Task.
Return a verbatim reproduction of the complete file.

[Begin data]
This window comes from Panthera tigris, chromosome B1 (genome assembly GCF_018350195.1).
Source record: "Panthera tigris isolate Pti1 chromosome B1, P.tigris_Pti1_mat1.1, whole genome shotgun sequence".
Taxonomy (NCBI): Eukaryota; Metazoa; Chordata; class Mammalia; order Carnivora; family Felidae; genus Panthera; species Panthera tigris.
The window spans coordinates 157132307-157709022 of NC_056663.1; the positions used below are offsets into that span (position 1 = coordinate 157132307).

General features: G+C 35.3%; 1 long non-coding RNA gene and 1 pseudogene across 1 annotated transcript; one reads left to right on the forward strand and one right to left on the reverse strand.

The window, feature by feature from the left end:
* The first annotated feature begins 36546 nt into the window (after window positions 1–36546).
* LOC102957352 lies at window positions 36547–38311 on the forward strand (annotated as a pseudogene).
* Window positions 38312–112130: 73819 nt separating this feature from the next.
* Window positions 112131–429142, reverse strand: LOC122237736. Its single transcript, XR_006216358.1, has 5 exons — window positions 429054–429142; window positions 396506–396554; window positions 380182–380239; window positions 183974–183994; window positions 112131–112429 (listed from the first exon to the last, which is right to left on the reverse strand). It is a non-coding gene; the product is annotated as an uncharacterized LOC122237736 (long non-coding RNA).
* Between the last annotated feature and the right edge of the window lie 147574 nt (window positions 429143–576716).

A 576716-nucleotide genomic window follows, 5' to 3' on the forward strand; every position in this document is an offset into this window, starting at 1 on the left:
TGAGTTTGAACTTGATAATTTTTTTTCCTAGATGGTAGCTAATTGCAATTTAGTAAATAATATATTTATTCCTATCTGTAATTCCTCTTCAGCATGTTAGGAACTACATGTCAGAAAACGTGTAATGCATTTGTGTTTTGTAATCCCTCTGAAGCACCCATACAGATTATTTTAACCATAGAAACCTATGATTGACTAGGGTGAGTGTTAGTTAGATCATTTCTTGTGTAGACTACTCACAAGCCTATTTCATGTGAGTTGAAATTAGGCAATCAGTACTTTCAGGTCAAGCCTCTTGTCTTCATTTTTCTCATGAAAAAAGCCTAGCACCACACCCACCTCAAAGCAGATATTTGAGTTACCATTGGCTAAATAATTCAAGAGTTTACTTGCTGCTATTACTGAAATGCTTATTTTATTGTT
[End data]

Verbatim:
This window comes from Panthera tigris, chromosome B1 (genome assembly GCF_018350195.1).
Source record: "Panthera tigris isolate Pti1 chromosome B1, P.tigris_Pti1_mat1.1, whole genome shotgun sequence".
Taxonomy (NCBI): Eukaryota; Metazoa; Chordata; class Mammalia; order Carnivora; family Felidae; genus Panthera; species Panthera tigris.
The window spans coordinates 157132307-157709022 of NC_056663.1; the positions used below are offsets into that span (position 1 = coordinate 157132307).

General features: G+C 35.3%; 1 long non-coding RNA gene and 1 pseudogene across 1 annotated transcript; one reads left to right on the forward strand and one right to left on the reverse strand.

The window, feature by feature from the left end:
* The first annotated feature begins 36546 nt into the window (after window positions 1–36546).
* LOC102957352 lies at window positions 36547–38311 on the forward strand (annotated as a pseudogene).
* Window positions 38312–112130: 73819 nt separating this feature from the next.
* Window positions 112131–429142, reverse strand: LOC122237736. Its single transcript, XR_006216358.1, has 5 exons — window positions 429054–429142; window positions 396506–396554; window positions 380182–380239; window positions 183974–183994; window positions 112131–112429 (listed from the first exon to the last, which is right to left on the reverse strand). It is a non-coding gene; the product is annotated as an uncharacterized LOC122237736 (long non-coding RNA).
* Between the last annotated feature and the right edge of the window lie 147574 nt (window positions 429143–576716).

A 576716-nucleotide genomic window follows, 5' to 3' on the forward strand; every position in this document is an offset into this window, starting at 1 on the left:
TGAGTTTGAACTTGATAATTTTTTTTCCTAGATGGTAGCTAATTGCAATTTAGTAAATAATATATTTATTCCTATCTGTAATTCCTCTTCAGCATGTTAGGAACTACATGTCAGAAAACGTGTAATGCATTTGTGTTTTGTAATCCCTCTGAAGCACCCATACAGATTATTTTAACCATAGAAACCTATGATTGACTAGGGTGAGTGTTAGTTAGATCATTTCTTGTGTAGACTACTCACAAGCCTATTTCATGTGAGTTGAAATTAGGCAATCAGTACTTTCAGGTCAAGCCTCTTGTCTTCATTTTTCTCATGAAAAAAGCCTAGCACCACACCCACCTCAAAGCAGATATTTGAGTTACCATTGGCTAAATAATTCAAGAGTTTACTTGCTGCTATTACTGAAATGCTTATTTTATTGTT